A significant number of Video Cards (significant investment) are required to reduce the possibility of 51% attacks. What would happen to the price of a Bitcoin if the prices of Video Cards suddenly plummeted, or (easier to imagine) their capacity quickly increase 20-fold.

5 Answers 5


If hardware cost or efficiency rises, the new mining power will enter the network, and the difficulty will rise, keeping the rate of bitcoin production stable - this is one of the key design elements of bitcoin. So, arguably nothing should happen to the price of bitcoins due to cheaper/better mining hardware.


Price comes from ratio of supply and demand. Bitcoin supply rate doesn't change, about 300 bitcoin per hour. So the price changes only when demand changes, and the difficulty to mine bitcoins adjusts to the new price, in another words price change would affect network difficulty, but not the other way around. Therefore video card price would affect difficulty, but it wouldn't change bitcoin market price.


Price drives difficulty and not the other way around (or at least not as much). The price/performance of hardware affects difficulty so you can't predict the Bitcoin price based on the cost to run the Bitcoin network.
For example, during the last 6 months the Bitcoin price fell 90% while the hardware costs remained exactly the same.


The change of price in Bitcoins would probably be temporary. Once the difficulty would adjust itself and coins would be generated slower. After that, the market would probably go back to normal levels, after people would figure out that the cost of electricity are bigger than the worth of Bitcoins. It is pretty much what is happening right now.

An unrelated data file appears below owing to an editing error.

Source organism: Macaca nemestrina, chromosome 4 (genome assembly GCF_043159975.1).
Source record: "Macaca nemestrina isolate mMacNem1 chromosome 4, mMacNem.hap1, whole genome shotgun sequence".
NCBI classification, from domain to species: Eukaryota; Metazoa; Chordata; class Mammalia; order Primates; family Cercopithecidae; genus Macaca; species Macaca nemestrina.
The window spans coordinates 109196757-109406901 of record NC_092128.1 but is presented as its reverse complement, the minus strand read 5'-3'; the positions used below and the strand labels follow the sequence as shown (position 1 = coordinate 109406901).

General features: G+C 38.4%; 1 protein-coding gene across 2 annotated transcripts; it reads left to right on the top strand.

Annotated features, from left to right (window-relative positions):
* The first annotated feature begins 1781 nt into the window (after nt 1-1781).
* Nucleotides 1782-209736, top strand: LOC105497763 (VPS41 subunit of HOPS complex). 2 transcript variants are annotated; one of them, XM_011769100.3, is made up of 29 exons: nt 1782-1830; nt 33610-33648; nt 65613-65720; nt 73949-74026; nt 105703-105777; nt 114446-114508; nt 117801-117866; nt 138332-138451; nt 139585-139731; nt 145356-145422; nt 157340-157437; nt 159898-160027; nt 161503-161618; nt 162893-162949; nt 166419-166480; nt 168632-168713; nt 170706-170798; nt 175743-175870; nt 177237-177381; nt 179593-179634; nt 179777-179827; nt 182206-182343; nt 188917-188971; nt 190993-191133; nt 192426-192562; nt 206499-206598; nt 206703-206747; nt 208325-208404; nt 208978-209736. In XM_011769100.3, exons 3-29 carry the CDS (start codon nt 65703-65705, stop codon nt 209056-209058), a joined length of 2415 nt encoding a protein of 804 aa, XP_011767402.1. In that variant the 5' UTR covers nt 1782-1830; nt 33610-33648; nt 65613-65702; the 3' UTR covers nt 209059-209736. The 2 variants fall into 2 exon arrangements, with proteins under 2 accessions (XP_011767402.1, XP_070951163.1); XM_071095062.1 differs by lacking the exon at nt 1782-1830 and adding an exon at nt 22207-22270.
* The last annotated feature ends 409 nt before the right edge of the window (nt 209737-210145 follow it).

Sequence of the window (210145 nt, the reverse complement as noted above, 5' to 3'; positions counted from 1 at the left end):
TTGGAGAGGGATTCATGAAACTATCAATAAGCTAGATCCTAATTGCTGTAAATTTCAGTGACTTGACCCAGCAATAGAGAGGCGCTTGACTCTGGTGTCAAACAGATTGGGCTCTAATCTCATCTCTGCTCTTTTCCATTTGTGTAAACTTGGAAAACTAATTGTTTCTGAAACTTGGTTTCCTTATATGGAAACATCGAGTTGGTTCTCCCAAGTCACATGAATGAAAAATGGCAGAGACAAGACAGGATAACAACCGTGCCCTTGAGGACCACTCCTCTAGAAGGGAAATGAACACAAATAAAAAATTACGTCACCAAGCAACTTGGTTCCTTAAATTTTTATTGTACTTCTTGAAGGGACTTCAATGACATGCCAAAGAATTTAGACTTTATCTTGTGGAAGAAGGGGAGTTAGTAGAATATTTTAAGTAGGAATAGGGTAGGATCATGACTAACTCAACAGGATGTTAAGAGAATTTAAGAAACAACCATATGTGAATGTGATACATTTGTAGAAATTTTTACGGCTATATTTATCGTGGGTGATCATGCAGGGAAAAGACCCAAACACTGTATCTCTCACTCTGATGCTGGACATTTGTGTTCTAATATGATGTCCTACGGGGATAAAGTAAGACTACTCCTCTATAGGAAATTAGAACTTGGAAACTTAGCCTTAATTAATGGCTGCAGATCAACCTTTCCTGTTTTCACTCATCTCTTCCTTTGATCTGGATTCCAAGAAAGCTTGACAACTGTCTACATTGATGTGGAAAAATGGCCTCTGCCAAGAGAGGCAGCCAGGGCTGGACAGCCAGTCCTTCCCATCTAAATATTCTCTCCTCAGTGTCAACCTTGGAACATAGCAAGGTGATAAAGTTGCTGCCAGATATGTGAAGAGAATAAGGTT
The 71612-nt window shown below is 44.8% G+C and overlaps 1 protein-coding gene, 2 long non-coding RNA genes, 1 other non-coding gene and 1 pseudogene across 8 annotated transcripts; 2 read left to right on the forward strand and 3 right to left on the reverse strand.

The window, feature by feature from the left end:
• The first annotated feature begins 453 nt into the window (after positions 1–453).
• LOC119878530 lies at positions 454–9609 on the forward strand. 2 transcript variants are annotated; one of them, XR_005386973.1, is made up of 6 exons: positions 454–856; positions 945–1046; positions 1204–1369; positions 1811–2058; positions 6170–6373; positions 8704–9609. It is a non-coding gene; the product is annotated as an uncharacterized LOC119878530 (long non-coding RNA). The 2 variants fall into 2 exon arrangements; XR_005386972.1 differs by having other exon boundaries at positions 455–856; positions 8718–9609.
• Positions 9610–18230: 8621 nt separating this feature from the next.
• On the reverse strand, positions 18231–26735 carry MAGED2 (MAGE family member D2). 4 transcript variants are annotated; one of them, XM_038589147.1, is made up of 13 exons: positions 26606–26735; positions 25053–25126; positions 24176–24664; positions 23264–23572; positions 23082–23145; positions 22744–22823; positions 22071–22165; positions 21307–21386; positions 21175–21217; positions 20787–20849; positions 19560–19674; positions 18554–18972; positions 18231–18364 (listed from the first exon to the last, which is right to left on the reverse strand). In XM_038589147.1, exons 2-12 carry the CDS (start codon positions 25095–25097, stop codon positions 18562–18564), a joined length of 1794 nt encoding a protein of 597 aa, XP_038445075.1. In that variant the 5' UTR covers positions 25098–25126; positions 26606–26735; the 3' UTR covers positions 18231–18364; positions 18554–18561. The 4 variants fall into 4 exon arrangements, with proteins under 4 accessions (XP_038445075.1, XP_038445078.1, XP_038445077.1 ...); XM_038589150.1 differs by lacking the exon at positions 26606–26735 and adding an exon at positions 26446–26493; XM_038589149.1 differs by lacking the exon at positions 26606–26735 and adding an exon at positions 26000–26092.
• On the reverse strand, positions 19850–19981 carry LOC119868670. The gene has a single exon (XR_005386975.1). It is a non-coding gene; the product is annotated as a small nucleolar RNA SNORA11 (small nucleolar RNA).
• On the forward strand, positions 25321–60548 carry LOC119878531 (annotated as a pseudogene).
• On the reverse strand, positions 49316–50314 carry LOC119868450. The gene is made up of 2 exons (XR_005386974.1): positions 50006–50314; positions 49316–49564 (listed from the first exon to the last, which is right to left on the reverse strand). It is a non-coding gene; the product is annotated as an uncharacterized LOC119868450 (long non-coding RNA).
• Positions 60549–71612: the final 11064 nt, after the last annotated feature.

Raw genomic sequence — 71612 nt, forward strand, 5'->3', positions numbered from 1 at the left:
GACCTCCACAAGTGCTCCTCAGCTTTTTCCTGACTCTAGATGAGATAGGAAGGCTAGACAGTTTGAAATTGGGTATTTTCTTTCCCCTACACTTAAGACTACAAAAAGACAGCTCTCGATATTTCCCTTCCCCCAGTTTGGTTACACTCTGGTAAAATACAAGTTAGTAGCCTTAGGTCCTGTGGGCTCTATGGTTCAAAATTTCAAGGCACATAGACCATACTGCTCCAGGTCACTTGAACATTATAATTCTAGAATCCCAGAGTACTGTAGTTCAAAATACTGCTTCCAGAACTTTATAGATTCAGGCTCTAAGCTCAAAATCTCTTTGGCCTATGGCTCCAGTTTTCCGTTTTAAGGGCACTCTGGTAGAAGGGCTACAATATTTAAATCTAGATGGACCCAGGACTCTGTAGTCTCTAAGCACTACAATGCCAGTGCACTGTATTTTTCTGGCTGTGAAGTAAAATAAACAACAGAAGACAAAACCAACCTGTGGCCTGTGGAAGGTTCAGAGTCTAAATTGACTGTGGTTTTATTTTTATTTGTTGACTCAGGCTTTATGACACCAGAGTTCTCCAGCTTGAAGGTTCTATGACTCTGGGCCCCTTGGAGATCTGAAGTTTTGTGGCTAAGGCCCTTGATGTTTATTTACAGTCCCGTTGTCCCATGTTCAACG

Because of difficulty adjustments price wouldn't be affected. Regardless of how much hashing power the network has the number of coins produced will remain relatively static. More efficient (in terms of $/MH and MH/W) video cards will drive up hashing power of the network.

The performance per watt will likely be more important than performance per dollar as purchased video cards are a sunk cost however they need to compete in an ongoing basis against newer more efficient cards in power consumption.

A video card with half the power consumption for the same performance (MH/s) will have a lower cost of production. This means it can be profitable at a higher ratio of difficulty:price. If a sufficient portion of the network is using more efficient hardware we would expect the difficulty relative to price to rise. This will eventually force out users with inefficient hardware. We have already seen that in the demise of CPU mining.

Eventually this will be seen with the rise of FPGA mining. FPGA don't need to achieve a price parity with GPU (and likely never will) but as their price becomes more competitive, more will be adopted and that will increase the efficiency of the network significantly. The ratio between difficult : price will rise accordingly.

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